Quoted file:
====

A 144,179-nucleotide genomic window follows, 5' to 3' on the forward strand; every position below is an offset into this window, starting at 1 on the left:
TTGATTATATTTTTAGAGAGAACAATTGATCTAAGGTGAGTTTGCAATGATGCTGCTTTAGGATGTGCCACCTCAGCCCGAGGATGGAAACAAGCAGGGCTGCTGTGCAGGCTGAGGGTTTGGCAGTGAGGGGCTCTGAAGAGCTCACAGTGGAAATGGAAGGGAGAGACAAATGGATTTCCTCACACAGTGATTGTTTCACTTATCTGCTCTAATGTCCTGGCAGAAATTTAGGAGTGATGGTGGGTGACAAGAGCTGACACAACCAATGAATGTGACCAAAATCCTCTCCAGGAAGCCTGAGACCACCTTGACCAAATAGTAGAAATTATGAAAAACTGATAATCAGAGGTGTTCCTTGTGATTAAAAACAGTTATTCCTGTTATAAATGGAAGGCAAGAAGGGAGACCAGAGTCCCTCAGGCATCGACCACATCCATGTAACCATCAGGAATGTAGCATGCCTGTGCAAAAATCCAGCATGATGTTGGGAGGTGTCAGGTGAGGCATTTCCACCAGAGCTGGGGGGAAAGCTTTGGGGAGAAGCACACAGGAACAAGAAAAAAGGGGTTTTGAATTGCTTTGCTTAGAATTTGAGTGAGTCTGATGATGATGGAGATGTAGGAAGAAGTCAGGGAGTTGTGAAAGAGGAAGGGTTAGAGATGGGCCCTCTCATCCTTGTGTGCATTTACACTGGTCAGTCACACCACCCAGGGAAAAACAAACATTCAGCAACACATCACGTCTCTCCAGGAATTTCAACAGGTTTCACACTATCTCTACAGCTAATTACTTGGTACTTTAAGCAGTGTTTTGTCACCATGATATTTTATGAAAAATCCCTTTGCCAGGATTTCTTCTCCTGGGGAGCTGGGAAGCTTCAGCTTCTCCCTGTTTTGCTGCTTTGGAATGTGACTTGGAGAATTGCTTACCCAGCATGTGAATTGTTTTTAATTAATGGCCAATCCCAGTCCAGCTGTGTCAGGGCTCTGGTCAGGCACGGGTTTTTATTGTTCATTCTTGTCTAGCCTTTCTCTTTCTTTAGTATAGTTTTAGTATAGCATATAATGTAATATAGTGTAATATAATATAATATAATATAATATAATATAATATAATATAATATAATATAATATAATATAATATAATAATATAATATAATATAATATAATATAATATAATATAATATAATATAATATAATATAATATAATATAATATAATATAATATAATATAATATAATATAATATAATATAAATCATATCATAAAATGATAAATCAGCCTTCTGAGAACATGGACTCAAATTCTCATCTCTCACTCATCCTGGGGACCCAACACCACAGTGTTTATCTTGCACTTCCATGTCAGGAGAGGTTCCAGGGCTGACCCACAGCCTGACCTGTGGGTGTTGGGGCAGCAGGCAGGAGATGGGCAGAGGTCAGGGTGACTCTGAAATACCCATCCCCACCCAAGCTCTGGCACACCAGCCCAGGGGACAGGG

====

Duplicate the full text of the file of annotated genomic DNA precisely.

A 144,179-nucleotide genomic window follows, 5' to 3' on the forward strand; every position below is an offset into this window, starting at 1 on the left:
TTGATTATATTTTTAGAGAGAACAATTGATCTAAGGTGAGTTTGCAATGATGCTGCTTTAGGATGTGCCACCTCAGCCCGAGGATGGAAACAAGCAGGGCTGCTGTGCAGGCTGAGGGTTTGGCAGTGAGGGGCTCTGAAGAGCTCACAGTGGAAATGGAAGGGAGAGACAAATGGATTTCCTCACACAGTGATTGTTTCACTTATCTGCTCTAATGTCCTGGCAGAAATTTAGGAGTGATGGTGGGTGACAAGAGCTGACACAACCAATGAATGTGACCAAAATCCTCTCCAGGAAGCCTGAGACCACCTTGACCAAATAGTAGAAATTATGAAAAACTGATAATCAGAGGTGTTCCTTGTGATTAAAAACAGTTATTCCTGTTATAAATGGAAGGCAAGAAGGGAGACCAGAGTCCCTCAGGCATCGACCACATCCATGTAACCATCAGGAATGTAGCATGCCTGTGCAAAAATCCAGCATGATGTTGGGAGGTGTCAGGTGAGGCATTTCCACCAGAGCTGGGGGGAAAGCTTTGGGGAGAAGCACACAGGAACAAGAAAAAAGGGGTTTTGAATTGCTTTGCTTAGAATTTGAGTGAGTCTGATGATGATGGAGATGTAGGAAGAAGTCAGGGAGTTGTGAAAGAGGAAGGGTTAGAGATGGGCCCTCTCATCCTTGTGTGCATTTACACTGGTCAGTCACACCACCCAGGGAAAAACAAACATTCAGCAACACATCACGTCTCTCCAGGAATTTCAACAGGTTTCACACTATCTCTACAGCTAATTACTTGGTACTTTAAGCAGTGTTTTGTCACCATGATATTTTATGAAAAATCCCTTTGCCAGGATTTCTTCTCCTGGGGAGCTGGGAAGCTTCAGCTTCTCCCTGTTTTGCTGCTTTGGAATGTGACTTGGAGAATTGCTTACCCAGCATGTGAATTGTTTTTAATTAATGGCCAATCCCAGTCCAGCTGTGTCAGGGCTCTGGTCAGGCACGGGTTTTTATTGTTCATTCTTGTCTAGCCTTTCTCTTTCTTTAGTATAGTTTTAGTATAGCATATAATGTAATATAGTGTAATATAATATAATATAATATAATATAATATAATATAATATAATATAATATAATATAATATAATATAATAATATAATATAATATAATATAATATAATATAATATAATATAATATAATATAATATAATATAATATAATATAATATAATATAATATAATATAATATAATATAATATAAATCATATCATAAAATGATAAATCAGCCTTCTGAGAACATGGACTCAAATTCTCATCTCTCACTCATCCTGGGGACCCAACACCACAGTGTTTATCTTGCACTTCCATGTCAGGAGAGGTTCCAGGGCTGACCCACAGCCTGACCTGTGGGTGTTGGGGCAGCAGGCAGGAGATGGGCAGAGGTCAGGGTGACTCTGAAATACCCATCCCCACCCAAGCTCTGGCACACCAGCCCAGGGGACAGGG